It just wouldn’t be summer — or the tail-end of summer — here at MNN Home and Garden Land without a dispatch from the Hamptons, New York’s well-heeled vacation wonderland where hedge warfare, the egregious use of water for landscaping purposes, and wind turbine drama involving Alec Baldwin make for just another Ina Garten-catered day at the beach.

So here you go:

As reported by the New York Times, McMansions, which appear to be enjoying a nationwide renaissance as of late, are back in a big way on the far east end of Long Island where prolific plus-sized multimillion dollar home specialist, Joe Farrell of Farrell Building, has seen a brisk uptick in business in recent months. With over 20 humble abodes under construction or in development along with a scheme to build numerous spec homes, Farrell, an amiable former oil commodities trader whom the Times describes as a “local version of Donald Trump, without the history of debt, the lush hair, or the insults,” is basking in the glory of it all.

“We’re as busy as we’ve ever been,” says Farrell, who, while controversial, remains beloved by his clients and local contractors alike.

Naturally, Hampton residents who prefer their absolutely ginormous second homes to be a touch less cookie-cutter and who also eschew any sort of development that might harm the rural character of the area, are none to pleased with the the Hamptons McMansion boom — a full-on “Farrellization,” as some call it — spearheaded by a local builder who himself lives in a 17,000-square-foot pad complete with a bowling alley, skate ramp, and “A.T.M regularly stocked with $20,000 in $10 bills.”

Prior to the recession, Farrell’s bread and butter were spec homes that sold for as much as $20,000. Now, his homes fit snuggly in the $3 million to $10 million range. “Mostly, though, $3 million to $6. I love that market — there are probably 10 times as many people in that market than to buy an eight- or nine-million-dollar house, right?” explains Farrell, who is profiting just as much as he did in 2006 when the homes built by his company were a couple of thousand feet larger and decidely more luxurious.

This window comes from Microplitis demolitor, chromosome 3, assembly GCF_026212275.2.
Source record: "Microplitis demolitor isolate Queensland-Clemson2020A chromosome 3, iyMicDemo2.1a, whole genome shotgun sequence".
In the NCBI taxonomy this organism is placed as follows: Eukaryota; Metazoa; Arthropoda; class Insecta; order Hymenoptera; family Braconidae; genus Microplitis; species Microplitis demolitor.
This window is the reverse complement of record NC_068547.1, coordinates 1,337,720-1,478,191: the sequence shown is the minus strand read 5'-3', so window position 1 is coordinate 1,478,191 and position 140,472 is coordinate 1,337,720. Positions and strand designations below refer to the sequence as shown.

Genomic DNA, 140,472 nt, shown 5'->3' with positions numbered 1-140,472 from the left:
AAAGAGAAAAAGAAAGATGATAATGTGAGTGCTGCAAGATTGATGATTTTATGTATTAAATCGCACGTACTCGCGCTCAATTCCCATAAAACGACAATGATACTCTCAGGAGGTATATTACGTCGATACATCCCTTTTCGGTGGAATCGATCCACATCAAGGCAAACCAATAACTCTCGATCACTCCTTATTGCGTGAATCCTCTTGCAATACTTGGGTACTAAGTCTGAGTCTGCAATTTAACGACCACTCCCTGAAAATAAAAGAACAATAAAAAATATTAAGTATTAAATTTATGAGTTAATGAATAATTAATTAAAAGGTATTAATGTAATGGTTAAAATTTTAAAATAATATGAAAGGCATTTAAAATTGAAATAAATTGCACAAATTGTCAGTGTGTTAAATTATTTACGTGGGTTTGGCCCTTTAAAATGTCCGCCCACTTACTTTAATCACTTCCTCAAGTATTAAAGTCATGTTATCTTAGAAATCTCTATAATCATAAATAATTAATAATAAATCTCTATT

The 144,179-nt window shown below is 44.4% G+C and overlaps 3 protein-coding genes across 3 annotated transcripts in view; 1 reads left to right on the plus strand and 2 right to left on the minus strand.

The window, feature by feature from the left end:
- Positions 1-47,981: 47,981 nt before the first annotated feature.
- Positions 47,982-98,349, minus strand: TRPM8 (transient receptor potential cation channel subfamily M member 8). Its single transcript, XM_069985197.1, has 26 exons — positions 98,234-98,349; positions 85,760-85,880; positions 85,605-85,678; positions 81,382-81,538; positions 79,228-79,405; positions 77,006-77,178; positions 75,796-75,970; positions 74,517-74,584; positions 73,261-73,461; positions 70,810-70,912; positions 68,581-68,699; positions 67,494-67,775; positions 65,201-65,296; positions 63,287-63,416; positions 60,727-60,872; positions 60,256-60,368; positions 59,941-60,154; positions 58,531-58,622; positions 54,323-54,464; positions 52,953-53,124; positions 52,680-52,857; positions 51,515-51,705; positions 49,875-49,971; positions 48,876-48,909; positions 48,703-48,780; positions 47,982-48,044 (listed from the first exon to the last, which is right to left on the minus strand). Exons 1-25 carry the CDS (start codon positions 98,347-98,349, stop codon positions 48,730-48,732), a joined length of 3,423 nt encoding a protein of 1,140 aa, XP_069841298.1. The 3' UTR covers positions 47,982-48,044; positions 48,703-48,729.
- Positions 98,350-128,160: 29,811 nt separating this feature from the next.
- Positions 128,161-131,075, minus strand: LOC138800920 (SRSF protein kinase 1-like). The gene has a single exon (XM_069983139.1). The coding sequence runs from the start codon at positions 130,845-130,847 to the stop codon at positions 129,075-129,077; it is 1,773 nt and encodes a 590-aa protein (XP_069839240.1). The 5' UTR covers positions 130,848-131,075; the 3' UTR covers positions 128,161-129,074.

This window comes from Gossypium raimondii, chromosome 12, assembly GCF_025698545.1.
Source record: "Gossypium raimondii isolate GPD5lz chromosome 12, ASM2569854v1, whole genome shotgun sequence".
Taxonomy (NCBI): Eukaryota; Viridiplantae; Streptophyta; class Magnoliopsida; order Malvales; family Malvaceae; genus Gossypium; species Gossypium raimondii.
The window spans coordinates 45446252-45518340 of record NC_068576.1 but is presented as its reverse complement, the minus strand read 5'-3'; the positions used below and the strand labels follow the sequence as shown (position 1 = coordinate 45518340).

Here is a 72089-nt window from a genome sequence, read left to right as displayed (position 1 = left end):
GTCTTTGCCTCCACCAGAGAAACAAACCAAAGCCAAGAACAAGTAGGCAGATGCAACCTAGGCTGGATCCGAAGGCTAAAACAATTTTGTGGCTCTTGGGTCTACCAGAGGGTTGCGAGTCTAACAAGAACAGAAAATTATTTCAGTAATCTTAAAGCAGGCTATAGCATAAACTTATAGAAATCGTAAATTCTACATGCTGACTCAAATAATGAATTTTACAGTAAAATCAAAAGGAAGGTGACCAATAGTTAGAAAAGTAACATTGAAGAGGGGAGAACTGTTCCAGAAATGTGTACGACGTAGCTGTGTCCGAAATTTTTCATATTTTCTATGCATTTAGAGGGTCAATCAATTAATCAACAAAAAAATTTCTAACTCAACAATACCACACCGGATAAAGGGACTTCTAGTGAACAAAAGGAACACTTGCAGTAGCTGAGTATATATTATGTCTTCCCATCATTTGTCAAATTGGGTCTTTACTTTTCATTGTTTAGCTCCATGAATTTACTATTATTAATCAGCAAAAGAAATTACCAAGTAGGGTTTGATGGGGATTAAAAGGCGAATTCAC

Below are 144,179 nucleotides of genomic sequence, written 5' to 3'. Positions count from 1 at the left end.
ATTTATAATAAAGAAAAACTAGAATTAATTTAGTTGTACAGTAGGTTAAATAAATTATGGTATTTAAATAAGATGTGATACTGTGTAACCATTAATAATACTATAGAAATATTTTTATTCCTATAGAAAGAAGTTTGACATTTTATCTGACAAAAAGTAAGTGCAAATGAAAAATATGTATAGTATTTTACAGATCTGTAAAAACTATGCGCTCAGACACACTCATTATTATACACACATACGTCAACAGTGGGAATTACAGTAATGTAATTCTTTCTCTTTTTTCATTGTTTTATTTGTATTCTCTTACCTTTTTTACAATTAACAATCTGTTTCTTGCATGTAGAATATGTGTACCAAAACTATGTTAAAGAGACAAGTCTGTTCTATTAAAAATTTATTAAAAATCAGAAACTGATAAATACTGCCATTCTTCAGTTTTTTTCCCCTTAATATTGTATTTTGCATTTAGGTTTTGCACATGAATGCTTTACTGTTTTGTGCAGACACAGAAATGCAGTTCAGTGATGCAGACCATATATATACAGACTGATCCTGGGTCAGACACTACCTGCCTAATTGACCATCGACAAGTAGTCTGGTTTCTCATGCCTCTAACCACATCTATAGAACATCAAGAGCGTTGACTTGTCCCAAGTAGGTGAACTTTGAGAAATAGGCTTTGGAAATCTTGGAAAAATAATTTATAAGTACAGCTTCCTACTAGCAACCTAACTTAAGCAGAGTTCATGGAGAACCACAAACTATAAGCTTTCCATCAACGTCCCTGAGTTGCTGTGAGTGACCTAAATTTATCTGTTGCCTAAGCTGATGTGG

Farell is simply pumping out more properties —“midsize mansions,” if you will — than previously and at a breakneck pace thanks to an efficient, in-house process that allows for completion of a new home — "most with cedar shakes, gambrel roofs and three-car garages with radiant heating"— in less than a year.

And herein lies the issue:

The accelerated pace of his building schedule is unwelcome news for Mr. Farrell’s local detractors, who view him as a major contributor to the attrition of farmland and a growing sameness in an area known for iconic homes built by famous architects like Norman Jaffe and Harry Bates.
Donna Paul, a Sag Harbor resident and matchmaker for architects and clients seeking to build custom homes, explains: “I’m concerned that the Farrellization of the Hamptons and the suburbanization of the Hamptons are linked. These are houses being punched out in record time, and that will make the tone and feeling of the Hamptons more generic.”

Quelle horreur!

Pulitzer Prize-winning architecture critic Paul Goldberger echoes Paul’s sentiments: “If I see one more shiny new gambrel roof, shingled house I’ll scream. It’s become a hopeless cliché, almost a blight.”

Farrell, however, is undeterred, staunch in the belief that he’s simply responding to customer demand: “Someone’s going to build them. I just happen to be building a lot of them, and people are buying them,” he explains. “The criticism also comes from people who already have the house, pool and tennis. Why shouldn’t the next generation or the next guy have the house, pool and tennis?”

Via [New York Times]

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Matt Hickman ( @mattyhick ) writes about design, architecture and the intersection between the natural world and the built environment.

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